You have found 294 entries after clicking on a search link (usually the MORE information link) in a matrix cell. Starting with analyses of the most recently published documents, the list shows in orange the type of entry, year the original document was published (or if one of our own documents, the year last updated), and the type of file you will download when you click on the title. In blue is the document’s title followed by a brief description.
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REVIEW 2006 PDF file 797Kb
My way or yours?
Do you bristle when someone else takes the lead or gladly take a back seat? In therapy too, directiveness matters, and in a surprisingly consistent way. Part 5 of the Manners Matter series unpicks the common thread from the literature.
STUDY 2006 PDF file 172Kb
Adjust therapist directiveness to client resistance
Persuasive evidence from the US Project MATCH alcohol treatment trial that a non-directive therapeutic style suits clients prone anger or defensiveness or who like to take control, and more structured and directive approaches suit those who welcome being given a lead.
STUDY 2006 PDF file 199Kb
A&E units save health service resources by addressing drinking
This US study estimated that each $ spent screening for and offering advice to heavy drinking emergency patients would save nearly $4 in health care costs due to reduced hospital re-attendance. A British trial suggests similar savings might be found in the UK.
STUDY 2006 PDF file 161Kb
Warning sign aftercare for drinkers improves attendance and avoids relapse
Graduates from a British intensive day programme for alcohol dependence were trained to analyse why they had last relapsed in order to recognise and cope with the warning signs. The result was fewer relapses without significantly increased health and treatment costs.
STUDY 2006 PDF file 169Kb
Soup kitchen turned into therapeutic setting
A successful group therapy programme at a large New York soup kitchen shows that welfare services with high concentrations of problem substance users can be transformed from environments which impede recovery into ones which promote it.
STUDY 2006 PDF file 171Kb
Matching resources to needs is key to achieving 'wrap-around' care objectives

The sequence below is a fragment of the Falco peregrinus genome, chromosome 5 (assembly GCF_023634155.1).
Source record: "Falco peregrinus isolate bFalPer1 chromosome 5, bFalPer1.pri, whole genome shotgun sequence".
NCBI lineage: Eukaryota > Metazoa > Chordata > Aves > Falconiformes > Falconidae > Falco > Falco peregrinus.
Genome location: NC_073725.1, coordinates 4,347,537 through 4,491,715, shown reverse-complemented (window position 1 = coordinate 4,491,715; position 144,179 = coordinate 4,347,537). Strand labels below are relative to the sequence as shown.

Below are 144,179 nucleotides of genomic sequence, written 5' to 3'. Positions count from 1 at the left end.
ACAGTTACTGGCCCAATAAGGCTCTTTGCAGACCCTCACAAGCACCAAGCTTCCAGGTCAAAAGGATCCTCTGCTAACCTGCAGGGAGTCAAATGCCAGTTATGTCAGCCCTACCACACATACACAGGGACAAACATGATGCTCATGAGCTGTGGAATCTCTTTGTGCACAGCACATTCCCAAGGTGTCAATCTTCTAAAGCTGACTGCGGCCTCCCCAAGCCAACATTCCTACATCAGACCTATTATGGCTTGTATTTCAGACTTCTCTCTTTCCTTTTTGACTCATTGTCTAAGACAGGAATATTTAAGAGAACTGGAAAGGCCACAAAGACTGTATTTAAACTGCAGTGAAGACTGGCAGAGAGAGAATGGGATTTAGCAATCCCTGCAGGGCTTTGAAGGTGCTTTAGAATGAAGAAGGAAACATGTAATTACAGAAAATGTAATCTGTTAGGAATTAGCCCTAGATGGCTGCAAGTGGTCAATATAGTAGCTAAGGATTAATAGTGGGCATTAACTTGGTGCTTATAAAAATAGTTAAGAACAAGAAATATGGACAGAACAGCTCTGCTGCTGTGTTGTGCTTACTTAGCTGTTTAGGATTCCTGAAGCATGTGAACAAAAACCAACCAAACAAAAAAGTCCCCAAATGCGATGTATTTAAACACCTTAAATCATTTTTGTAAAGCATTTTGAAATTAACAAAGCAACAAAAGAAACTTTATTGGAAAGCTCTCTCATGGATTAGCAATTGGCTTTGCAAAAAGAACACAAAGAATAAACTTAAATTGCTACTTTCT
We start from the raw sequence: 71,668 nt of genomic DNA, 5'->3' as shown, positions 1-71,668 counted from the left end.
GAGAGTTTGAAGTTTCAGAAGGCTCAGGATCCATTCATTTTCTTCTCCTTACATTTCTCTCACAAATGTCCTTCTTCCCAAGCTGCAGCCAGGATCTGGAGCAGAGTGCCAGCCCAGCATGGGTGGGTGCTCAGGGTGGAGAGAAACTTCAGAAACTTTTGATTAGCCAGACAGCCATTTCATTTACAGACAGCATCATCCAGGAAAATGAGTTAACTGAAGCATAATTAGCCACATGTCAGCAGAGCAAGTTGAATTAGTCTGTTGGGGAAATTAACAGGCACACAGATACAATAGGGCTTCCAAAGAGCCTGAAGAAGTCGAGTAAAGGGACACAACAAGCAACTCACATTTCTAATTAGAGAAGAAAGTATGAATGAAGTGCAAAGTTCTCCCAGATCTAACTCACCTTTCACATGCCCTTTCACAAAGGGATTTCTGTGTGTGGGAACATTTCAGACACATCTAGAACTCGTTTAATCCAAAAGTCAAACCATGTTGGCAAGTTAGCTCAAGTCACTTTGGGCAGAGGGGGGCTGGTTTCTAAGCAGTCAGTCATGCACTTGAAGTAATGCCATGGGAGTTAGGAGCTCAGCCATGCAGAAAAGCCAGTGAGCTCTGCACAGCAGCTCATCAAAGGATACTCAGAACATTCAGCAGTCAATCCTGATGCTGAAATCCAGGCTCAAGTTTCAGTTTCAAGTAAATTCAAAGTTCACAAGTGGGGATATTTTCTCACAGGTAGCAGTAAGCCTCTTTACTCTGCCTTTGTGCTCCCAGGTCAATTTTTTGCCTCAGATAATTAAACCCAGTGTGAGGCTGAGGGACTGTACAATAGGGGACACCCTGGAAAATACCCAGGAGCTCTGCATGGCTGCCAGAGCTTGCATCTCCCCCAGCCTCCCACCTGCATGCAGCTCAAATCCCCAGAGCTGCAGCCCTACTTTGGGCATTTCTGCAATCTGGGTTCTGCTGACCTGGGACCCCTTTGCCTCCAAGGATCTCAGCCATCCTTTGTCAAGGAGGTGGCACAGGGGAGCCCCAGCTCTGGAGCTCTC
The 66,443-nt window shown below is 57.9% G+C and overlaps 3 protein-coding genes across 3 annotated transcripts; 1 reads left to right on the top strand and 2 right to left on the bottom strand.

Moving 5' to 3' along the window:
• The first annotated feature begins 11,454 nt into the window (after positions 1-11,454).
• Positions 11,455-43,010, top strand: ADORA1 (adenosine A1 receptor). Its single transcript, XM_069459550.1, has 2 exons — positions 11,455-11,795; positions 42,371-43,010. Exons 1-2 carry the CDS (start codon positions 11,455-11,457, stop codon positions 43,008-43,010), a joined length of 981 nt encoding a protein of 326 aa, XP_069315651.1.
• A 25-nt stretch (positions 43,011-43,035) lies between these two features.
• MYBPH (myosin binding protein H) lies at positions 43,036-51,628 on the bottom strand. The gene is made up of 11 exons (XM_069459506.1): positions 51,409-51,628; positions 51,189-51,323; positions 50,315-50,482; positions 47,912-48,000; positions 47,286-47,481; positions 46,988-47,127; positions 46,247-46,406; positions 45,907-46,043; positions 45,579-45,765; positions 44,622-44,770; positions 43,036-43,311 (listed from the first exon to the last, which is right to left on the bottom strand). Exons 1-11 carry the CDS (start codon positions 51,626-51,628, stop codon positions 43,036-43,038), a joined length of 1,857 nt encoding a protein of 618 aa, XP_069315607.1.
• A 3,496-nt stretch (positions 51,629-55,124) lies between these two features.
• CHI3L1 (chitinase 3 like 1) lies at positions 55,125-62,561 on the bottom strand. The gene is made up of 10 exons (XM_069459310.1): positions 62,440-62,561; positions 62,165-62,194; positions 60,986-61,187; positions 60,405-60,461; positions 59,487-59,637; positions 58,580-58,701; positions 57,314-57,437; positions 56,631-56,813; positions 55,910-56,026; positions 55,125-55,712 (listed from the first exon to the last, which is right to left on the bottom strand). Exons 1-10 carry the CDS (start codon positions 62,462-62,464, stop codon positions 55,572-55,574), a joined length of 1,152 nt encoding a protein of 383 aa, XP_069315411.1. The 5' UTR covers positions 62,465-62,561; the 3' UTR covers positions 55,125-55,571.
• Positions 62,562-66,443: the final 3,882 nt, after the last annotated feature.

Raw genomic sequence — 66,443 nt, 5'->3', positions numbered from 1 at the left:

Linking treatment intake assessments to a computerised guide to local welfare and medical services transformed the assessments from redundant paperwork into a practical route to the reintegration services being advocated in Britain – and treatment completion rates doubled.
STUDY 2006 PDF file 113Kb
Recently attempting suicide one of the strongest indicators for residential treatment
In this US study most patients benefited to roughly the same degree from residential and non-residential programmes, but those who had recently attempted suicide responded dramatically better to residential programmes, doing even better than the other patients.
REVIEW 2006 PDF file 856Kb
An expert Euro-US collaboration led by Wouter Vanderplasschen from Belgium examines what in Britain is now seen as the core mechanism for transforming isolated episodes of care into coherently staged and comprehensive reintegration programmes.
STUDY 2006 PDF file 159Kb
Integrated care for dual diagnosis patients betters parallel provision
This rare test of truly integrated substance use and mental health care for severely mentally ill patients found it cut subsequent psychiatric and legal crises. Even where full integration is not possible, the same principles could improve the work of mental health and addiction services.
STUDY 2006 PDF file 106Kb
Improving continuity of care in a public addiction treatment system with clinical case management
In Philadelphia intensive case management created the kind of post-detoxification continuity of care which dramatically cut repeated admissions for detoxification, increased the numbers able to be treated, and offered patients a better chance of gaining lasting stability.
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